TALLINN - Estonia’s national airline Estonian Air will cut its fleet in half, to five aircraft, amid implementing necessary cuts to staff due to difficulties it is facing, reports AFP. “The structure of the company will be based on operating five aircraft and serving nine to ten core destinations,” new chief executive of Estonian Air Jan Palmer said in a statement.
On Nov. 20, the airline announced that in order to adjust operations to the reduced flight capacity, it will decrease its staff by nearly a half. Currently, Estonian Air operates a ten-plane fleet.
Created in 1991, the airline has had mixed fortunes. It was privatized in 1996, and from 2003 to 2010 was almost evenly split between the state, which owned 51 percent, and Scandinavian carrier SAS, with 49 percent. Since then, the state has gradually upped its holding to the current 97 percent.
In November 2011, the government announced that it was injecting 30 million euros to renew Estonian Air’s fleet and bolster business, with the long-term goal of seeking a new strategic investor.
In the first nine months of this year, Estonian Air operated a total of 14,964 flights, or 72 percent more than in the same period of 2011. The drive to boost passenger figures by offering more connections via Estonia appeared to have borne fruit, with numbers over the same period rising by 71 percent to 686,106.
But the airline failed to plug the hole in its coffers, even though revenues in the first nine months of 2012 reached 70.4 million euros, compared with 58.7 million euros in the same period of 2011. Nine-month losses hit 20.2 million euros, up from 11.2 million euros in the first three quarters of 2011.
Palmer says that the new action plan for the company should enable it to reach profit by next summer, reports Postimees Online.
Palmer said that he has during the three weeks he has worked in the post gotten informed about the company’s situation and sees that the large losses and activities are not sustainable. The loss in nine months was 20.2 million euros and is increasing.
“The company loses 2.5 million euros a month and it cannot continue this way,” said Palmer.
Despite the major redundancies announced last week, in the course of which nearly half of the company’s staff loses jobs, Estonian Air will need extra financing from the state in December. The amount is not clear yet and depends on how the reorganization of the fleet progresses.
Palmer said that he will do all that he can to make sure the company continues operating. “I have seen in Sweden what it means when a region doesn’t have the air connections it needs. It is a serious problem and important for Estonia,” he said. “It is my interest to keep that company operating.”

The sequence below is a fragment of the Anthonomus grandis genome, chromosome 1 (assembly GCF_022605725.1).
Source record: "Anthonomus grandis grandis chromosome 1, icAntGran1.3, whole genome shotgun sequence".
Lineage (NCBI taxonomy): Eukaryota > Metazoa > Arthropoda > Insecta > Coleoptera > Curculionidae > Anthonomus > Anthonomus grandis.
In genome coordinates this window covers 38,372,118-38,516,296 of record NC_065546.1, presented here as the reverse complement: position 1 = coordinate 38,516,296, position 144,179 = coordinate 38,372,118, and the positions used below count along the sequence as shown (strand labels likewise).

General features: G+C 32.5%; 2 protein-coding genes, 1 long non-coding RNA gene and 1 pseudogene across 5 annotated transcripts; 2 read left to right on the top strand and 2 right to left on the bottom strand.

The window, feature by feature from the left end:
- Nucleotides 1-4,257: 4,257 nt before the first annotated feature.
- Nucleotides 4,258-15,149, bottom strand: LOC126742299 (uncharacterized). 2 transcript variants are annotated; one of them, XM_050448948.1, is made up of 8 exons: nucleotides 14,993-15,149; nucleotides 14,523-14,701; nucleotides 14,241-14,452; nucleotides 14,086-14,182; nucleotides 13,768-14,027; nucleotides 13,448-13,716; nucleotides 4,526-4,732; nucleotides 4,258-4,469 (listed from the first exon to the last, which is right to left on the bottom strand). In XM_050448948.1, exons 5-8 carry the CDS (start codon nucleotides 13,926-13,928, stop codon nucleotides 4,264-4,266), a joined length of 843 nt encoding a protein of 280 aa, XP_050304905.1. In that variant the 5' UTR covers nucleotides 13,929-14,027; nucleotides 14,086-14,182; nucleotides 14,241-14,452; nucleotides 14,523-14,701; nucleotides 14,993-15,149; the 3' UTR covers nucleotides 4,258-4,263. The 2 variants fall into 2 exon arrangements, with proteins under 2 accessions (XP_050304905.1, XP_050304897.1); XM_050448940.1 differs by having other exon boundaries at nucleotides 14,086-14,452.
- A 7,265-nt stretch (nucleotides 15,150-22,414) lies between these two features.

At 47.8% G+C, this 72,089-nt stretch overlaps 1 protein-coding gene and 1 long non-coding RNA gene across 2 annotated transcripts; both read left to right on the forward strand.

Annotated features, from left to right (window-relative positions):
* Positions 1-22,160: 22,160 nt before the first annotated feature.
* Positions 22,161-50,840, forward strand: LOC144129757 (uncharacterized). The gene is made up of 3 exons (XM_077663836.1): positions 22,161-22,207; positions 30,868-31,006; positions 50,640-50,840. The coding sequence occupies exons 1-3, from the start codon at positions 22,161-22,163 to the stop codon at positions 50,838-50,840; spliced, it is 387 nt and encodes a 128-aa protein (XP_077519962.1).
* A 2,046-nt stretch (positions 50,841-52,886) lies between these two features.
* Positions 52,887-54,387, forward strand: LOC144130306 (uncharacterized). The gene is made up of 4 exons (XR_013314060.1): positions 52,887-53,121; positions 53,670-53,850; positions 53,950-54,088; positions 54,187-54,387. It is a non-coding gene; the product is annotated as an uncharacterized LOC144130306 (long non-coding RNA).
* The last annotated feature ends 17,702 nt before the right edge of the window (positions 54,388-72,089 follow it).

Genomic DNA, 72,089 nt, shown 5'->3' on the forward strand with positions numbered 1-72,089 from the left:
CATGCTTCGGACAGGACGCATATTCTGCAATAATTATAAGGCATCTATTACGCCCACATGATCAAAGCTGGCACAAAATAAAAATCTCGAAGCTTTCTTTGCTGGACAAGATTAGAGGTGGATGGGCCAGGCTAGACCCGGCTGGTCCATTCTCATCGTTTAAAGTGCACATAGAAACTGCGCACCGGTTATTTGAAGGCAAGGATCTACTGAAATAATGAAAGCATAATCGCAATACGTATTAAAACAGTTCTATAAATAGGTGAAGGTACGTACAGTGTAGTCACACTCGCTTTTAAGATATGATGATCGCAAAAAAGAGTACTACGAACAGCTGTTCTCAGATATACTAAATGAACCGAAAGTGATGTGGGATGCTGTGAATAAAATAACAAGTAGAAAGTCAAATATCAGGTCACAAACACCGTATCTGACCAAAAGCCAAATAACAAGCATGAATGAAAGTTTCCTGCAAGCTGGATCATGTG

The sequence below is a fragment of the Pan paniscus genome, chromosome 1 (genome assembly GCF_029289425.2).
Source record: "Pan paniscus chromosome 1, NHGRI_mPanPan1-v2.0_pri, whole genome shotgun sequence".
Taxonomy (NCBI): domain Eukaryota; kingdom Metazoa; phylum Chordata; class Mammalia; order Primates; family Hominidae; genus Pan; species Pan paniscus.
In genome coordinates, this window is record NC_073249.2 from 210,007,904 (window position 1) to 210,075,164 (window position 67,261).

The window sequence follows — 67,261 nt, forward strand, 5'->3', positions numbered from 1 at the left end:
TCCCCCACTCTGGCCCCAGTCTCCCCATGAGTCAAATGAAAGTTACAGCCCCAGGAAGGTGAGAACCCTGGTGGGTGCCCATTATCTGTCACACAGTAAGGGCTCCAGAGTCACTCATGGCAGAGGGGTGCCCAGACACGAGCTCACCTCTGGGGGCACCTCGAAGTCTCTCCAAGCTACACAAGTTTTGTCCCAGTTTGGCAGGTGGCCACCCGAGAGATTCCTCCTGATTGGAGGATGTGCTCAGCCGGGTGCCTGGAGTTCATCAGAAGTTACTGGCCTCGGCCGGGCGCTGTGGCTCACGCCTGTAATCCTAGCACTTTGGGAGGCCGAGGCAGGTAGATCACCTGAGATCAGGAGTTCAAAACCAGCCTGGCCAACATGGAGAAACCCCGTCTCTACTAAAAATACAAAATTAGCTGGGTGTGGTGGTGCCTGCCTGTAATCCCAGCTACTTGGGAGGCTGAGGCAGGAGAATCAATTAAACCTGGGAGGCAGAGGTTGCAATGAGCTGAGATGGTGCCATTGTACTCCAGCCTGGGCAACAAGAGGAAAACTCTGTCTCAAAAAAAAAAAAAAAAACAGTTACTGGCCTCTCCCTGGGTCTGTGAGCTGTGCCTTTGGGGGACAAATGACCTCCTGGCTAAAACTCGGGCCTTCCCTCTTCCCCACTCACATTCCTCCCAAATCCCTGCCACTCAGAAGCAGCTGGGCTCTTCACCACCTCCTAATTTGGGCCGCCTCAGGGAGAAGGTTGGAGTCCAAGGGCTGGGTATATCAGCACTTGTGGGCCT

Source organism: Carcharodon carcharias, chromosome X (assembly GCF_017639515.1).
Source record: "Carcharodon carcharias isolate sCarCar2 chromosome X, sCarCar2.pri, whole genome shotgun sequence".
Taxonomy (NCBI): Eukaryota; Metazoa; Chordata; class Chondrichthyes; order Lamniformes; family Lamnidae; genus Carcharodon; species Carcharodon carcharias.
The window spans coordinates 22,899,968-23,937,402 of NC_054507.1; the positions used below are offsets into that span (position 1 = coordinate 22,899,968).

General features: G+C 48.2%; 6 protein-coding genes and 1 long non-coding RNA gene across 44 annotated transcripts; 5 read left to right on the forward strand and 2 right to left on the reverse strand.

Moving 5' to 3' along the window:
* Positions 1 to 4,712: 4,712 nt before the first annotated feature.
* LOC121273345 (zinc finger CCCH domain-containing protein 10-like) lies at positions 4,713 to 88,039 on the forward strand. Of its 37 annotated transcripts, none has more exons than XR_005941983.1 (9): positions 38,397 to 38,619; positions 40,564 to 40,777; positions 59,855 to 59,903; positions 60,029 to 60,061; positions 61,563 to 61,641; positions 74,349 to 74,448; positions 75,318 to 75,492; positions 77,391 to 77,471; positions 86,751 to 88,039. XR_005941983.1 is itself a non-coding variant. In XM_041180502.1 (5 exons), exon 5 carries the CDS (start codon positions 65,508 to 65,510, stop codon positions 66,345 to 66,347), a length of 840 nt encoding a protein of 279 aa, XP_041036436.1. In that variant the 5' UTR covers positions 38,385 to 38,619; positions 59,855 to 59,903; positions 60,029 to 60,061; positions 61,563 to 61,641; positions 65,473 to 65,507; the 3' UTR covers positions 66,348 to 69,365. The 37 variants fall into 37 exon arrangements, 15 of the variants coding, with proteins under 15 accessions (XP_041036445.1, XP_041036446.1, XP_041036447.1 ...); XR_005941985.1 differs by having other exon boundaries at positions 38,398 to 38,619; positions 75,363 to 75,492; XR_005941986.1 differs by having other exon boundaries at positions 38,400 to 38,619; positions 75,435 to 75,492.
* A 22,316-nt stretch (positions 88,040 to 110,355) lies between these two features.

The Estonian media are full of speculation on the airline’s future prospects.
TV3 reporter Sven Soiver, for instance, reported his feelings after a press conference on replacement of ex-CEO of Estonian Air Tero Taskila with Palmer. As the representative of TV3 stated, he got the impression that Palmer’s job is to come up with a plan of how to reduce to a minimum the cost of the airline’s inevitable bankruptcy to the state in contractual penalties, compensation of fares, etc. and how to sell existing contracts, the customer base and slots as profitably as possible.
“Even Palmer’s employment contract was made for a fixed term,” Soiver wrote.
If the European Commission does not allow the Estonian government to grant state aid to the airline, it is likely that the national carrier will be allowed to go bankrupt, as Estonian Prime Minister Andrus Ansip and Economy Minister Juhan
Parts have noted.
Ansip said that he has to withdraw his earlier promise that Estonian Air won’t be allowed to go bankrupt, although bankruptcy is not the option the government would prefer.
Parts said that the government will discuss the matter again in a couple of weeks and final decisions will be made in the first quarter of next year.
Estonian Air pilots are mulling holding a strike at the beginning of December.
Parts said at the government’s Nov. 15 press conference that no decisions were made by the government on the airline’s future. He explained that Estonian Air submitted to the state, as the owner, two options. “The first is ending activities via insolvency. The other option is that the state would finance the plan of Estonian Air continuing independently.”
Parts said that in the first case, the state is interested in flight connections corresponding to the state’s development needs. This would mean a possible state procurement for connections that are of public interest.
In the second case, the state would have to make additional investments in the company but that has several conditions. “This means that the company has to be regionally competitive in its activities. This requires a fundamental revision of the current collective labor agreement, the other condition is that the investment has to be in line with the European Union aviation state aid rules,” said Parts.